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The Joy of Lent


Elsewhere in Part 2: “Devotions During Lent” we offer a few articles on the spiritual understanding of Lent. Our “Explanatory Note” here will, during Lent, carry the following brief note on the warm, encouraging and in fact joyful spirit of this religious season, which is all too often thought of as negative, dull, unpleasant and just “too difficult”. We consider it critical for us today to recover the true spirit of Lent and its practices. A good beginning is to reflect on the writings of two great teachers of the Christian life.

St. Benedict (AD 480—547)

Writing for members of his communities of Christians who wished to model themselves on Christ the Lord, he says:

The life of a monk ought to be continuous Lent. Since few, however, have the strength for this, we urge the entire community # during these days of Lent to keep its manner of life most pure and to wash away in this holy season the negligences of other times. This we can do in a fitting manner by refusing to indulge evil habits and by devoting ourselves to prayer with tears, to reading, to compunction of heart and self-denial. During these days, therefore, we will add to the usual measure of our service something by way of private prayer and abstinence from food or drink, so that each of us will with the joy of the Holy Spirit, (1 Thessalonians 1: 6). In other words, let each one deny himself some food, drink, sleep, needless talking and idle jesting, and look forward to holy Easter with joy and spiritual longing. Rule of St. Benedict, Chapter 49.

# As the collapse of the Roman Empire spread its impact throughout the then-known world, St. Benedict’s “entire community” meant not just the men who formed the community, but also the huge numbers of cripples, mentally ill, orphans, the dispossessed and others who gathered around the monasteries for their livelihood, and who, in fact, were looked on as an extension of the monastic community. All took part in living the season of the Christian year.

St. Paul of the Cross (AD 1694—1775)

A thousand years after St. Benedict, another figure arose calling Christians away from self-centred indulgence, soft-living, self-pampering and careless wastage of our time, precious abilities and resources. He lived a life of very great poverty and frugality, calling all to live as close as possible to the standards outlined by our Lord in the Gospel teaching.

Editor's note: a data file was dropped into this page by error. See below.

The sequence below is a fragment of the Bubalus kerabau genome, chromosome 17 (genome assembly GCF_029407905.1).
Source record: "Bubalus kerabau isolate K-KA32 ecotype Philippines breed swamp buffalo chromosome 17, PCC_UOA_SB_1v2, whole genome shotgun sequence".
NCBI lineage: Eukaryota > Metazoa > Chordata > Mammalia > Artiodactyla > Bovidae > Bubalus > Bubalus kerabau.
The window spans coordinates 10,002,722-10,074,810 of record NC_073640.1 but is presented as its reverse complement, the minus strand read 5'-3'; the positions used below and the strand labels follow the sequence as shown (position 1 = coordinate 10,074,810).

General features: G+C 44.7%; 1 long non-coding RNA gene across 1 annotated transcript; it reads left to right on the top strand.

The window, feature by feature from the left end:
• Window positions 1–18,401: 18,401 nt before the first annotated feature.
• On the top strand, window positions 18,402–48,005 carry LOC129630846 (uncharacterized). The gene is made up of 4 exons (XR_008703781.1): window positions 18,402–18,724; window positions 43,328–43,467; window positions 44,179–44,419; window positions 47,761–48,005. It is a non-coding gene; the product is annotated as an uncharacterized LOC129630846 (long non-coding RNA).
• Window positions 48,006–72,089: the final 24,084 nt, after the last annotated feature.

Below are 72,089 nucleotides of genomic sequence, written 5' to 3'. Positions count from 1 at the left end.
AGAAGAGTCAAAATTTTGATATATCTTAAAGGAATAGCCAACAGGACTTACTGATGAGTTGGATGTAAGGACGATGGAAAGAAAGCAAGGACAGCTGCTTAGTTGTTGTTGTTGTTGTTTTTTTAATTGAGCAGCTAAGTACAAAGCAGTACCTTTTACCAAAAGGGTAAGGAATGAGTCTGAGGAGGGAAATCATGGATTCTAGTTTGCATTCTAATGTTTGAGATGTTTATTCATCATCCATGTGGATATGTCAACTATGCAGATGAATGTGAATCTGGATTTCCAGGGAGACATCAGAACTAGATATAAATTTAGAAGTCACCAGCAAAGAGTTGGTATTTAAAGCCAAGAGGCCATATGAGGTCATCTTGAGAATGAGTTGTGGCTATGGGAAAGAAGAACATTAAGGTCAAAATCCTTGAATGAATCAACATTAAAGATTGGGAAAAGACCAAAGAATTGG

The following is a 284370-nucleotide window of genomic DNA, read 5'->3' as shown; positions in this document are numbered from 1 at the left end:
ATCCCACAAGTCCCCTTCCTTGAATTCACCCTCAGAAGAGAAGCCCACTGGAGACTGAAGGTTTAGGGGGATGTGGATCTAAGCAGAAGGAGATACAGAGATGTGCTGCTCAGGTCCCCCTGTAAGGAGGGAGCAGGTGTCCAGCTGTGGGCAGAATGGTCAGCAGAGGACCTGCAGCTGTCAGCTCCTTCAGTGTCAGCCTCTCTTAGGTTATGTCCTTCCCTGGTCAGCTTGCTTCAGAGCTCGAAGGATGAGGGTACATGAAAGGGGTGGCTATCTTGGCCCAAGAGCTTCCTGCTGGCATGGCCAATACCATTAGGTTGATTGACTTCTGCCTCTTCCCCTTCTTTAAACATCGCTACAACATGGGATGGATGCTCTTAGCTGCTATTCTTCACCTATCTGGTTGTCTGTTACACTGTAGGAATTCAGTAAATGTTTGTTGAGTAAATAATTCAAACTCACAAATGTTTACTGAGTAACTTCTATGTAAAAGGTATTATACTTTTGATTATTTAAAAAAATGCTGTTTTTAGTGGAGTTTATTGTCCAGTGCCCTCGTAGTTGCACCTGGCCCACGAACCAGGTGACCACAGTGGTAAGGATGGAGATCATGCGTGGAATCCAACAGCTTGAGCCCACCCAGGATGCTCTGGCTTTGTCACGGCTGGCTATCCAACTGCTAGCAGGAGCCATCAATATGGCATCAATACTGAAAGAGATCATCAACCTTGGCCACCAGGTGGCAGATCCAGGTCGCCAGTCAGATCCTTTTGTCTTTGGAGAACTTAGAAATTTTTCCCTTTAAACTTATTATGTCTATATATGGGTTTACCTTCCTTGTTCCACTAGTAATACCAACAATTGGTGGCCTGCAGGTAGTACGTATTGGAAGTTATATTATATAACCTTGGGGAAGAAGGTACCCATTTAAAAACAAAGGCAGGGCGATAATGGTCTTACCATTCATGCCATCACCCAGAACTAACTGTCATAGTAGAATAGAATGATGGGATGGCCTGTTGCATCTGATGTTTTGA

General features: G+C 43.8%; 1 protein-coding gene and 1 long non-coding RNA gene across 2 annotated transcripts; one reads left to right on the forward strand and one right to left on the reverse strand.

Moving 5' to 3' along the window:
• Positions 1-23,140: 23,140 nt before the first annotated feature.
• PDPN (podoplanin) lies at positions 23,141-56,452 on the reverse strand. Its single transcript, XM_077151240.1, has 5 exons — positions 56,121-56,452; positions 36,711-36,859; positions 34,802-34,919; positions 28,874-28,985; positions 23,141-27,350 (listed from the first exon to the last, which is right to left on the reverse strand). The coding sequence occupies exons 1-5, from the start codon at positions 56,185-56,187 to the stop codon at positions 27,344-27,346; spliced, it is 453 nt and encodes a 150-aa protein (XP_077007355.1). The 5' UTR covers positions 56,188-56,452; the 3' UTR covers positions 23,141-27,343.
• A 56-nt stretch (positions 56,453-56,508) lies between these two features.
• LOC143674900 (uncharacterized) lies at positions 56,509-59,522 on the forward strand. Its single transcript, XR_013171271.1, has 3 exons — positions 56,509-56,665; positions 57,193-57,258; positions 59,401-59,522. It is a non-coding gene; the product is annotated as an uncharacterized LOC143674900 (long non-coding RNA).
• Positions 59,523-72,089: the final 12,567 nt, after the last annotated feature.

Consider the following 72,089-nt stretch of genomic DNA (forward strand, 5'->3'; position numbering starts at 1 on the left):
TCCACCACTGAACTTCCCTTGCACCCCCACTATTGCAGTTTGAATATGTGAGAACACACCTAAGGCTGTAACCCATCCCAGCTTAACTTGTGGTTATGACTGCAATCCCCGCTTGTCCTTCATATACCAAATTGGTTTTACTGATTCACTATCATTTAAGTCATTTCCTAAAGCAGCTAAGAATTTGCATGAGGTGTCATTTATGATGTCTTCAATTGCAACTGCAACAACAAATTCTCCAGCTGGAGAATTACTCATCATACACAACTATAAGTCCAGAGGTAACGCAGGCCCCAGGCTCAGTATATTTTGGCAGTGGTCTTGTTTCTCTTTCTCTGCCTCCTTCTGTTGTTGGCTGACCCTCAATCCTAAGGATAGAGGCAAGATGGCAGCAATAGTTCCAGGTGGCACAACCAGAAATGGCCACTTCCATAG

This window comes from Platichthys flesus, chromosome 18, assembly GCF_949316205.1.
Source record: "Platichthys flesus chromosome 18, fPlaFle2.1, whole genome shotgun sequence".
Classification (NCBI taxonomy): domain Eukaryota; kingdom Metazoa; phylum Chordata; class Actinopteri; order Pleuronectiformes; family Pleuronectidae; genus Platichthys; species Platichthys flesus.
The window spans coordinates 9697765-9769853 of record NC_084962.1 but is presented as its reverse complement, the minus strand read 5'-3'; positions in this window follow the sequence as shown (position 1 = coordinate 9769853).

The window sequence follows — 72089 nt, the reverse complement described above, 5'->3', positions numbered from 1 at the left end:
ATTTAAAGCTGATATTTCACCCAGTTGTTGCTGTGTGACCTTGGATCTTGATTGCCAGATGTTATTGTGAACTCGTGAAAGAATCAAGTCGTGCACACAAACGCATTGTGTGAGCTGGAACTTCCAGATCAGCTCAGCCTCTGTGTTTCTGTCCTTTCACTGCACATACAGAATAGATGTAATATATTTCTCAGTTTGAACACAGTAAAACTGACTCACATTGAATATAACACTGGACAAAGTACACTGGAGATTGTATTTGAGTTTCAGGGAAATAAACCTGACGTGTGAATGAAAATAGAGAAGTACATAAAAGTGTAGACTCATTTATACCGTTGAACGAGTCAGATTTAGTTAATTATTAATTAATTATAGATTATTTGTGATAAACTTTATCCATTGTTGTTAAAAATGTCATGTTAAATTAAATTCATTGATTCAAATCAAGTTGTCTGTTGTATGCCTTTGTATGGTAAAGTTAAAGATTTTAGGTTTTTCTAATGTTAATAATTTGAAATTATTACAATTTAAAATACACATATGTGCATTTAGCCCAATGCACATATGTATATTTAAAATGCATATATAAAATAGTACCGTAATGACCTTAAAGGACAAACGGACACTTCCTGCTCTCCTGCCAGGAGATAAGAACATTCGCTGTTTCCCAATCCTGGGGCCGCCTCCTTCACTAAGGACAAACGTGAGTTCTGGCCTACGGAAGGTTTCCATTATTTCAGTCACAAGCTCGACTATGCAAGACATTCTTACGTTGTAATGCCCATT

…..To do this perfectly, it is necessary to be a man of great prayer. And how can one man be a man of great prayer without abstinence? Fasting, together with profound humility and contempt of self, # has a wonderful power of keeping the spirit raised and united with God, and of driving away the demons and their temptations. As Christ our Lord said: “This kind of devil is not cast out except by prayer and fasting”. 50. Whoever reads the Holy Fathers and Doctors of the Holy Church will see how salutary fasting is both for soul and body. From the Holy Fathers it is sufficient to read what the glorious St. Athanasius wrote: “If anyone comes and tells you not to fast frequently so as not to become weak and tired, do not believe him”. And he adds: “Fasting heals maladies, dries up the humours of the body, puts devils to flight, clears the mind, makes the heart pure, and finally brings man to the throne of God”. To Him be honour and glory for ever and ever. Amen.

Rule of St. Paul of the Cross (Chapter 18)

# In Christian spirituality, “contempt of self” is not a denial or repression of one’s self-esteem. On the contrary it is a denial of the false myth that we can grow to our full potential by our own efforts without calling on God’s help to lift us out of what holds us back and imprisoned, and free us to seek Him.

Giving It Up For Lent

We need to notice some very important references in both the Rule of St Benedict and that of St. Paul of the Cross.

  • It is a spiritual stock-taking and self-assessment of our performance of duties to God and humanity. No one else can do it for us.
  • It involves “giving up” things we enjoy or take for granted, but equally it is about devoting some extra time to prayer, reading and reflection.
  • We are called to make this extra effort “with the joy of the Holy Spirit (I Thessalonians 1: 6).
  • Fasting, (in so far as we are able, according to our circumstances), and prayer are not mere enforced disciplines, they are actions we welcome which have the power of “keeping the spirit raised and united with God”.
  • In the Christian vision, the reform of society and its ills starts with each of us. The Church has consistently upheld our Lord’s teaching that His disciples will “sort out their own act” before they criticise what is wrong in the world. Lent reminds us of this and keeps us from blaming everyone else in society for the problems we face.
True Joy

And so, having listened to two spiritual giants of our Faith, we can confidently believe that when we undertake the spiritual cleansing and “workout” of Lent, we are preparing ourselves for the Holy Spirit to turn our lives around — to turn us back to God and His Divine Law. This is a time of liberation from what is holding us imprisoned in our self-imposed condition of spiritual carelessness, self-seeking, and our false ideas of freedom, success and achievement.

Lent is therefore a time of great inner peace and joy and the putting right in our lives those things which have got “off track”. The more we attend to these matters, the greater our sharing in the resurrection of our Lord Jesus Christ which we celebrate at Easter.